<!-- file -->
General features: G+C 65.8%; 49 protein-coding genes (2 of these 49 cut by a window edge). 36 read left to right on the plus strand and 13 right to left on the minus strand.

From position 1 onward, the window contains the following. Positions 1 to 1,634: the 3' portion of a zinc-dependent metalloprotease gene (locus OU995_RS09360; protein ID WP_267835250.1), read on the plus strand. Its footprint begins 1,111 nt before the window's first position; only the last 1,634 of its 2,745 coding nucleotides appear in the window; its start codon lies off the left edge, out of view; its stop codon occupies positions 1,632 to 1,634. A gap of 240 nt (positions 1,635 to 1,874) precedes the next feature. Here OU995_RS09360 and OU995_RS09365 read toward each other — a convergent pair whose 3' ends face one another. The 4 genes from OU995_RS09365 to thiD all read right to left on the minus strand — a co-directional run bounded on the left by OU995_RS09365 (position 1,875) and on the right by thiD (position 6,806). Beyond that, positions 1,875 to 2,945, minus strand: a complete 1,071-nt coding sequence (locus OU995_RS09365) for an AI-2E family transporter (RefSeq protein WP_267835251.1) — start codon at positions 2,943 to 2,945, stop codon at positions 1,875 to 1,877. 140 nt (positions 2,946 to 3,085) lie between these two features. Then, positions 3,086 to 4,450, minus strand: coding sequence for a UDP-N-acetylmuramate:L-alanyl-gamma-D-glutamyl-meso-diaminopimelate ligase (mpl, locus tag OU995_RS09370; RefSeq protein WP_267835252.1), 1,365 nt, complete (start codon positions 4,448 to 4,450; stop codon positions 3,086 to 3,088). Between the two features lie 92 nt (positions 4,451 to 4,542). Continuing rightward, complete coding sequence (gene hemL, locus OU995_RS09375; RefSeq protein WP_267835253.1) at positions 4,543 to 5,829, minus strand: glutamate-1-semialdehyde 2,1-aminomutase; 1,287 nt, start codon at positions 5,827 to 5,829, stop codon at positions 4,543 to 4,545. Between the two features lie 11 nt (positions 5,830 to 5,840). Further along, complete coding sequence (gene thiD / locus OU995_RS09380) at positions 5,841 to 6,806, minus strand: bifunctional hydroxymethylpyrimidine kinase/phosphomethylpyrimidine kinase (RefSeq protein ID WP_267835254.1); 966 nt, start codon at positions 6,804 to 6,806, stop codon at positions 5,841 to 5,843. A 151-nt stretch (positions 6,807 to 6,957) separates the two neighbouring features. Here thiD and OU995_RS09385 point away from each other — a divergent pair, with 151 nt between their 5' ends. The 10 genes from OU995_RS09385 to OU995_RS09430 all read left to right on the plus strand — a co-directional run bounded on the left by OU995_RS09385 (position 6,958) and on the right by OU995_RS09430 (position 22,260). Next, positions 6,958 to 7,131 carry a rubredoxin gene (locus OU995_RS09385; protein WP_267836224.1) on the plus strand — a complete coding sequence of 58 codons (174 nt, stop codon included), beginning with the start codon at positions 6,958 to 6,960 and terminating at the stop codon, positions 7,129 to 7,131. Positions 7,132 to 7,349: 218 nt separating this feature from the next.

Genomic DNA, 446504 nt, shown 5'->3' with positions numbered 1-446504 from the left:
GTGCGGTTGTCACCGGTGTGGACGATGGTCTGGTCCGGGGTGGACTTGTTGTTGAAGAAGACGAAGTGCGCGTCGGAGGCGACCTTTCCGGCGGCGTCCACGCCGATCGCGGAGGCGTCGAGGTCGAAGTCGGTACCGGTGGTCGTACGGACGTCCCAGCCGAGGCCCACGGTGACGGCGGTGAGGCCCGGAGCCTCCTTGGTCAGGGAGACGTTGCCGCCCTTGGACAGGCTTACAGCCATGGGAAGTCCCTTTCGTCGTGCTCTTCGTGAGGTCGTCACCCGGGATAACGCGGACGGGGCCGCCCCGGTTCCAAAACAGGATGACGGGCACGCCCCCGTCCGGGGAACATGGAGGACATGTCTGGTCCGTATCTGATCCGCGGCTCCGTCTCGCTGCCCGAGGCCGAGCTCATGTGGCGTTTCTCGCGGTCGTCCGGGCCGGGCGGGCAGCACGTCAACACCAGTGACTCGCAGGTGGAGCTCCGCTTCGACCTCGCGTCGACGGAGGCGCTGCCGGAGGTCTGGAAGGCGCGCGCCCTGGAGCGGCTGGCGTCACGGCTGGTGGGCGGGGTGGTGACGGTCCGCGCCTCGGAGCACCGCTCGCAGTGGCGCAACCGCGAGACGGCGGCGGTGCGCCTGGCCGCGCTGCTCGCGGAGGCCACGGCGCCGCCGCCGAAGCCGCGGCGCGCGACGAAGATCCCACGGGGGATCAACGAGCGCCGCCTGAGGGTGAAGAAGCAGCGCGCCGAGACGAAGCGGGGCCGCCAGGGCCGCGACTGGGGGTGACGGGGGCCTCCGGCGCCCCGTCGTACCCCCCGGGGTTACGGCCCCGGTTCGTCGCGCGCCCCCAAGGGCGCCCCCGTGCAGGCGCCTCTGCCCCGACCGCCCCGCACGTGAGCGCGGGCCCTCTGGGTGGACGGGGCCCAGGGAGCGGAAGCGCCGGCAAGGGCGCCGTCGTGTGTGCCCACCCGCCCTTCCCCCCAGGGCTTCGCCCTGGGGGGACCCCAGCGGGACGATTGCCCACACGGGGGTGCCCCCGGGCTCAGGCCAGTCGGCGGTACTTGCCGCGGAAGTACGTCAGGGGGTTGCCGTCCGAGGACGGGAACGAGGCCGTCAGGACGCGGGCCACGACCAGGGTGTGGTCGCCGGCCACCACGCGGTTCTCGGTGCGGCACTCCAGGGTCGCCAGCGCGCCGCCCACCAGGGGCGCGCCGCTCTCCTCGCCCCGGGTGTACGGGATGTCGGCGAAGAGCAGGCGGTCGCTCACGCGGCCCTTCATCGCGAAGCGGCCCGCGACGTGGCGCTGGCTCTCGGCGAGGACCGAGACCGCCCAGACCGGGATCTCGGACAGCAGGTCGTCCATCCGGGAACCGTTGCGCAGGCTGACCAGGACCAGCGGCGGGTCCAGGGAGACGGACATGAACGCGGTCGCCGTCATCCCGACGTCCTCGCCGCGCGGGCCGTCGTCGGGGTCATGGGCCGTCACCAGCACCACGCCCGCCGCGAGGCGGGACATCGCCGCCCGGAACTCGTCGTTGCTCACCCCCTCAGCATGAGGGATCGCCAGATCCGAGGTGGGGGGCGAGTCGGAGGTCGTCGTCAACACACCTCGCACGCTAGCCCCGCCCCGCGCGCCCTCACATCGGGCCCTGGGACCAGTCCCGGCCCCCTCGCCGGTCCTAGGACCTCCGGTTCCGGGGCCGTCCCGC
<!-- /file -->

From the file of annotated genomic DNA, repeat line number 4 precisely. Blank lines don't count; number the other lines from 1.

GTGCGGTTGTCACCGGTGTGGACGATGGTCTGGTCCGGGGTGGACTTGTTGTTGAAGAAGACGAAGTGCGCGTCGGAGGCGACCTTTCCGGCGGCGTCCACGCCGATCGCGGAGGCGTCGAGGTCGAAGTCGGTACCGGTGGTCGTACGGACGTCCCAGCCGAGGCCCACGGTGACGGCGGTGAGGCCCGGAGCCTCCTTGGTCAGGGAGACGTTGCCGCCCTTGGACAGGCTTACAGCCATGGGAAGTCCCTTTCGTCGTGCTCTTCGTGAGGTCGTCACCCGGGATAACGCGGACGGGGCCGCCCCGGTTCCAAAACAGGATGACGGGCACGCCCCCGTCCGGGGAACATGGAGGACATGTCTGGTCCGTATCTGATCCGCGGCTCCGTCTCGCTGCCCGAGGCCGAGCTCATGTGGCGTTTCTCGCGGTCGTCCGGGCCGGGCGGGCAGCACGTCAACACCAGTGACTCGCAGGTGGAGCTCCGCTTCGACCTCGCGTCGACGGAGGCGCTGCCGGAGGTCTGGAAGGCGCGCGCCCTGGAGCGGCTGGCGTCACGGCTGGTGGGCGGGGTGGTGACGGTCCGCGCCTCGGAGCACCGCTCGCAGTGGCGCAACCGCGAGACGGCGGCGGTGCGCCTGGCCGCGCTGCTCGCGGAGGCCACGGCGCCGCCGCCGAAGCCGCGGCGCGCGACGAAGATCCCACGGGGGATCAACGAGCGCCGCCTGAGGGTGAAGAAGCAGCGCGCCGAGACGAAGCGGGGCCGCCAGGGCCGCGACTGGGGGTGACGGGGGCCTCCGGCGCCCCGTCGTACCCCCCGGGGTTACGGCCCCGGTTCGTCGCGCGCCCCCAAGGGCGCCCCCGTGCAGGCGCCTCTGCCCCGACCGCCCCGCACGTGAGCGCGGGCCCTCTGGGTGGACGGGGCCCAGGGAGCGGAAGCGCCGGCAAGGGCGCCGTCGTGTGTGCCCACCCGCCCTTCCCCCCAGGGCTTCGCCCTGGGGGGACCCCAGCGGGACGATTGCCCACACGGGGGTGCCCCCGGGCTCAGGCCAGTCGGCGGTACTTGCCGCGGAAGTACGTCAGGGGGTTGCCGTCCGAGGACGGGAACGAGGCCGTCAGGACGCGGGCCACGACCAGGGTGTGGTCGCCGGCCACCACGCGGTTCTCGGTGCGGCACTCCAGGGTCGCCAGCGCGCCGCCCACCAGGGGCGCGCCGCTCTCCTCGCCCCGGGTGTACGGGATGTCGGCGAAGAGCAGGCGGTCGCTCACGCGGCCCTTCATCGCGAAGCGGCCCGCGACGTGGCGCTGGCTCTCGGCGAGGACCGAGACCGCCCAGACCGGGATCTCGGACAGCAGGTCGTCCATCCGGGAACCGTTGCGCAGGCTGACCAGGACCAGCGGCGGGTCCAGGGAGACGGACATGAACGCGGTCGCCGTCATCCCGACGTCCTCGCCGCGCGGGCCGTCGTCGGGGTCATGGGCCGTCACCAGCACCACGCCCGCCGCGAGGCGGGACATCGCCGCCCGGAACTCGTCGTTGCTCACCCCCTCAGCATGAGGGATCGCCAGATCCGAGGTGGGGGGCGAGTCGGAGGTCGTCGTCAACACACCTCGCACGCTAGCCCCGCCCCGCGCGCCCTCACATCGGGCCCTGGGACCAGTCCCGGCCCCCTCGCCGGTCCTAGGACCTCCGGTTCCGGGGCCGTCCCGC